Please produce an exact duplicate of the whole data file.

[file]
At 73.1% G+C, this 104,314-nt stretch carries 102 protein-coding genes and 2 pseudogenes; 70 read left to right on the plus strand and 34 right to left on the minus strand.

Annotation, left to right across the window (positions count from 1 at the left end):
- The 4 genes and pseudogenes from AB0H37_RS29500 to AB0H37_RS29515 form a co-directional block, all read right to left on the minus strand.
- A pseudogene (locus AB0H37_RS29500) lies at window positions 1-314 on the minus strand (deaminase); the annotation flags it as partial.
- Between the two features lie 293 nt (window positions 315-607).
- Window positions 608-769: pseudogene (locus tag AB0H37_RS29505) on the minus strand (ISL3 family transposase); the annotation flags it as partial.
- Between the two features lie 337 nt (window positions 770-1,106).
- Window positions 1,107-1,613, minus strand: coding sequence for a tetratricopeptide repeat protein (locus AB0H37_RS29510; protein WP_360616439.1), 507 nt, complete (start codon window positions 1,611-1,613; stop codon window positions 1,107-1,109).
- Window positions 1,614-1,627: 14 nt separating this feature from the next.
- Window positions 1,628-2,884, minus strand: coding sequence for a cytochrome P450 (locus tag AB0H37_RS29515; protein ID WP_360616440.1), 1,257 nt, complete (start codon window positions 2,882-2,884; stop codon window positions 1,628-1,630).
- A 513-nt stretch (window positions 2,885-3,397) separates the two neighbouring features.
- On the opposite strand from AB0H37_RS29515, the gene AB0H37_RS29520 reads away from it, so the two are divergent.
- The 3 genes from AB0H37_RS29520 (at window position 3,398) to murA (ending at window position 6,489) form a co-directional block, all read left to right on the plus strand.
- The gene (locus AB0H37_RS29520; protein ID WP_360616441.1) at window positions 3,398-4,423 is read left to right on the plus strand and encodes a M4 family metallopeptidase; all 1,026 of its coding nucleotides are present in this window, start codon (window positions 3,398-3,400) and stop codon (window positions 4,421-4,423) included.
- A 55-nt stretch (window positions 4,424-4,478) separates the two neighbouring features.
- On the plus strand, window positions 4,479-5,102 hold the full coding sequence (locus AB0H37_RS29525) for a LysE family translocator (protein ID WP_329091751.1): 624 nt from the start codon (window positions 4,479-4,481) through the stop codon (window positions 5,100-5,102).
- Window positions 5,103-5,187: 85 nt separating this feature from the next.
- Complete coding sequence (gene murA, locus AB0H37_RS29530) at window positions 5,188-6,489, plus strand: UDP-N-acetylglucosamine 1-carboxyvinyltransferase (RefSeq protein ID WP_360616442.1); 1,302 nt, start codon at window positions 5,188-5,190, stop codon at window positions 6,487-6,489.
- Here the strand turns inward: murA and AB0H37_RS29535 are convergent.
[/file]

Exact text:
At 73.1% G+C, this 104,314-nt stretch carries 102 protein-coding genes and 2 pseudogenes; 70 read left to right on the plus strand and 34 right to left on the minus strand.

Annotation, left to right across the window (positions count from 1 at the left end):
- The 4 genes and pseudogenes from AB0H37_RS29500 to AB0H37_RS29515 form a co-directional block, all read right to left on the minus strand.
- A pseudogene (locus AB0H37_RS29500) lies at window positions 1-314 on the minus strand (deaminase); the annotation flags it as partial.
- Between the two features lie 293 nt (window positions 315-607).
- Window positions 608-769: pseudogene (locus tag AB0H37_RS29505) on the minus strand (ISL3 family transposase); the annotation flags it as partial.
- Between the two features lie 337 nt (window positions 770-1,106).
- Window positions 1,107-1,613, minus strand: coding sequence for a tetratricopeptide repeat protein (locus AB0H37_RS29510; protein WP_360616439.1), 507 nt, complete (start codon window positions 1,611-1,613; stop codon window positions 1,107-1,109).
- Window positions 1,614-1,627: 14 nt separating this feature from the next.
- Window positions 1,628-2,884, minus strand: coding sequence for a cytochrome P450 (locus tag AB0H37_RS29515; protein ID WP_360616440.1), 1,257 nt, complete (start codon window positions 2,882-2,884; stop codon window positions 1,628-1,630).
- A 513-nt stretch (window positions 2,885-3,397) separates the two neighbouring features.
- On the opposite strand from AB0H37_RS29515, the gene AB0H37_RS29520 reads away from it, so the two are divergent.
- The 3 genes from AB0H37_RS29520 (at window position 3,398) to murA (ending at window position 6,489) form a co-directional block, all read left to right on the plus strand.
- The gene (locus AB0H37_RS29520; protein ID WP_360616441.1) at window positions 3,398-4,423 is read left to right on the plus strand and encodes a M4 family metallopeptidase; all 1,026 of its coding nucleotides are present in this window, start codon (window positions 3,398-3,400) and stop codon (window positions 4,421-4,423) included.
- A 55-nt stretch (window positions 4,424-4,478) separates the two neighbouring features.
- On the plus strand, window positions 4,479-5,102 hold the full coding sequence (locus AB0H37_RS29525) for a LysE family translocator (protein ID WP_329091751.1): 624 nt from the start codon (window positions 4,479-4,481) through the stop codon (window positions 5,100-5,102).
- Window positions 5,103-5,187: 85 nt separating this feature from the next.
- Complete coding sequence (gene murA, locus AB0H37_RS29530) at window positions 5,188-6,489, plus strand: UDP-N-acetylglucosamine 1-carboxyvinyltransferase (RefSeq protein ID WP_360616442.1); 1,302 nt, start codon at window positions 5,188-5,190, stop codon at window positions 6,487-6,489.
- Here the strand turns inward: murA and AB0H37_RS29535 are convergent.